Growing In Relationship With The Author of Life

The following is a reflection by Friar Wayne Mulei who is making his Solemn Profession of vows on Friday, August 2nd.

Will Frodo ever find Tolkien? As I have been approaching the date of when I will, by God’s grace, profess solemn vows I have been mulling over the notion of God being the Author of Life. All authors know their characters through and through. They know what makes them tick. J.R.R. Tolkien knows all about Frodo Baggins. Tolkien knows what would make Frodo happiest, his likes and dislikes, even what his innermost thoughts and feelings would be. One could even say that Frodo was “born” in the mind of Tolkien. Now say that Tolkien had the ability to give his characters free-will, and then he could just sit back and watch them live out their lives. If Tolkien could give his characters free-will then it seems that it would be possible that he would be able to put within each character the desire to find him. Furthermore, Tolkien could send his character’s assistance to help them on their journeys. Obviously, no matter how far and wide Frodo journeyed he would never bump into Tolkien. How much more exciting is reality than fiction! For we have the opportunity to get to know our Creator and have a relationship with Him. It is fun to think over all the implications of the reality of God as the Author of Life. We are all characters in this grand story of existence. Each of us goes on adventures of our lifetime to find our Creator and have a relationship with Him. God so loves His creation that He sent His Son Jesus as the exemplar and model for us to follow, and show us the way back to Him. The great Saints, like Francis and Clare, are examples of people who followed Jesus and developed a close relationship with the Author of Life. If Francis and Clare became great Saints, why can’t we? We can learn much from studying the lives of the great Saints.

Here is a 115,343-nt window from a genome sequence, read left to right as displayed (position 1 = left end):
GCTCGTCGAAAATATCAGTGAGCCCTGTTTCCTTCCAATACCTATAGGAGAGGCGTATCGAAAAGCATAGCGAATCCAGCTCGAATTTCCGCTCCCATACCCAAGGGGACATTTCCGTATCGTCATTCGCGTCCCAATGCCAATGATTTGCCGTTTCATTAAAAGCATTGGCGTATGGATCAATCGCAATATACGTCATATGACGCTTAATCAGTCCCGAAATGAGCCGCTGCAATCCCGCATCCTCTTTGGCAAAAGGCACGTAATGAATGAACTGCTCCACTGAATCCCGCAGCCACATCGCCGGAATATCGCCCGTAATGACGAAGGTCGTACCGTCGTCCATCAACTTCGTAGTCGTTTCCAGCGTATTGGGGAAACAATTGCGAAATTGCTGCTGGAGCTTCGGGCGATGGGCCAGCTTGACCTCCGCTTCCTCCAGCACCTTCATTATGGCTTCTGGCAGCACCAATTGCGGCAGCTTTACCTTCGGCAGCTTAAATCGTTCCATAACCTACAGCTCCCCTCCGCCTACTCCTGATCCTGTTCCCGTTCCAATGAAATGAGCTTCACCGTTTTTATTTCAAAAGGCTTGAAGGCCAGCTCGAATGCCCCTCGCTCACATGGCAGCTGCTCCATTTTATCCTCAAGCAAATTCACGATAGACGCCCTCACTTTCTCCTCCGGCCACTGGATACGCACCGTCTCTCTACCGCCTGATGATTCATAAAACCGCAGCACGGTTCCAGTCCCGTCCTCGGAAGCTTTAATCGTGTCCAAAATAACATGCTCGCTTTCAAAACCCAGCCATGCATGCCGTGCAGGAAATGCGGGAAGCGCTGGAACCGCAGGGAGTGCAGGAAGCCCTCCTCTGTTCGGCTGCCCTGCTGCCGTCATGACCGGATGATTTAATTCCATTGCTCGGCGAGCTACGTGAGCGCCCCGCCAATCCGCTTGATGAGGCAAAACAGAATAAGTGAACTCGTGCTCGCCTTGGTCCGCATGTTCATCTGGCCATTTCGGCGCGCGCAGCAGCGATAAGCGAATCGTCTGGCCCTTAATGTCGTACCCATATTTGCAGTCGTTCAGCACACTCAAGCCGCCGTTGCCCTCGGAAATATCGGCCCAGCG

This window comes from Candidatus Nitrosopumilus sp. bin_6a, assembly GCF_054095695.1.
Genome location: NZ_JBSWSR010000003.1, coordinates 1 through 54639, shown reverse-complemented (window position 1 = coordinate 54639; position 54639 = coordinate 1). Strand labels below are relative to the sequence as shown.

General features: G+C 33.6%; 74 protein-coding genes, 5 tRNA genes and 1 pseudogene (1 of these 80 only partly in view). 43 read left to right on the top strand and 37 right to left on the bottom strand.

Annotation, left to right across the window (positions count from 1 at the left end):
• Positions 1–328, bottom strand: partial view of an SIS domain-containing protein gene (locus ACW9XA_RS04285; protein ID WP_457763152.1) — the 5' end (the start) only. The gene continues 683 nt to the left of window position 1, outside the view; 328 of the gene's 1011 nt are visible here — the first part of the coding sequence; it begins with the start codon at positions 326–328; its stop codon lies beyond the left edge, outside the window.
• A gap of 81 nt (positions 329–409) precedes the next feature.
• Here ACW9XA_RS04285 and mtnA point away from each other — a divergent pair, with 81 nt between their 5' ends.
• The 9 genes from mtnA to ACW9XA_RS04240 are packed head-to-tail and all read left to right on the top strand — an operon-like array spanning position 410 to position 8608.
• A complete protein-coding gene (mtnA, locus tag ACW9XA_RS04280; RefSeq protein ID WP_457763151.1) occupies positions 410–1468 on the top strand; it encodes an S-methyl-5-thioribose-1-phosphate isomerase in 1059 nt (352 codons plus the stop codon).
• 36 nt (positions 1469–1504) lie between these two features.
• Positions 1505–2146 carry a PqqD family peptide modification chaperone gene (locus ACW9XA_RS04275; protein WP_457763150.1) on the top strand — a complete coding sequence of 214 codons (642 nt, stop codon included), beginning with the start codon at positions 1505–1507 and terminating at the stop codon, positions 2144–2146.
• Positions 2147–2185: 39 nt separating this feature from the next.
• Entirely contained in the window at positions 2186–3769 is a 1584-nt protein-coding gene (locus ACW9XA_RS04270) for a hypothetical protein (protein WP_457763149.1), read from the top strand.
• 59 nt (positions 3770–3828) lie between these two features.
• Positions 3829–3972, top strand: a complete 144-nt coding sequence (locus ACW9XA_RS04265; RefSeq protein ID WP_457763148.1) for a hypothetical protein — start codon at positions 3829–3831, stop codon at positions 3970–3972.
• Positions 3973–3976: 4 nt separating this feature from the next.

As a young man, Francis dreamed of becoming a great knight. Francis did become a great knight, but not in the way he might have originally imagined. Francis is known by some scholars as “the crucified knight”. In the first chapter of St Bonaventure’s biography of St Francis, he writes of a dream that Francis had. In the dream, God showed him a palace that, “was filled with arms and military ensigns, all marked with the Cross of Christ”. Francis was then told that these things were, “for him and for his soldiers”. Francis would come to learn that his “knighthood” was not to be a physical one, but a spiritual one, as all Christians are called to be “soldiers of Christ” (2Tim 2:3). Knights live by code; similarly, Franciscans live by a Rule and take vows to help them live by that Rule. Knights are often outfitted with armor and weapons to carry into battle. All Christians are called to put on the full “armor of God” (Eph 6:11-13). Knights would look to the heroes of the past for inspiration of glory. Disciples of Christ look to Jesus, who was in the “form of God”,  yet took the “form of a slave”, and because of his great love for humanity accepted a crucified death on a cross (Phil 2: 6-11)). The goal of every friar is to walk in the footsteps of Jesus in the model of St Francis. Those who follow the way of St Francis, strive to make God’s truth, beauty, and goodness visibly present in the world through lives of faith, hope and charity. Francis followed Christ so closely that his flesh was pierced with the marks of the crucifixion.  Francis, the crucified knight, has had many fellow soldiers of Christ follow his example; yet at the end of his life Francis told his friars that “I have done my part; may Christ teach you to do yours”. I feel Christ has shown me my part: become a Franciscan friar. Therefore I look forward to professing solemn vows and with my fellow friars and continue on this grand adventure. That we, like St Francis, might grow in relationship with the Author of Life.

By: Friar Wayne Mulei OFM CONV.

1. Pella, Michael, OFM. The Crucified Knight: The Spiritual Odyssey of St. Francis. (Phoenix, AZ: Tan Publishing. 2015).
2. St. Bonaventure. The Life of St Francis of Assisi. ( Phoenix, AZ: Tan Publishing. 2010).
3. Ibid.
4. Ibid. 117.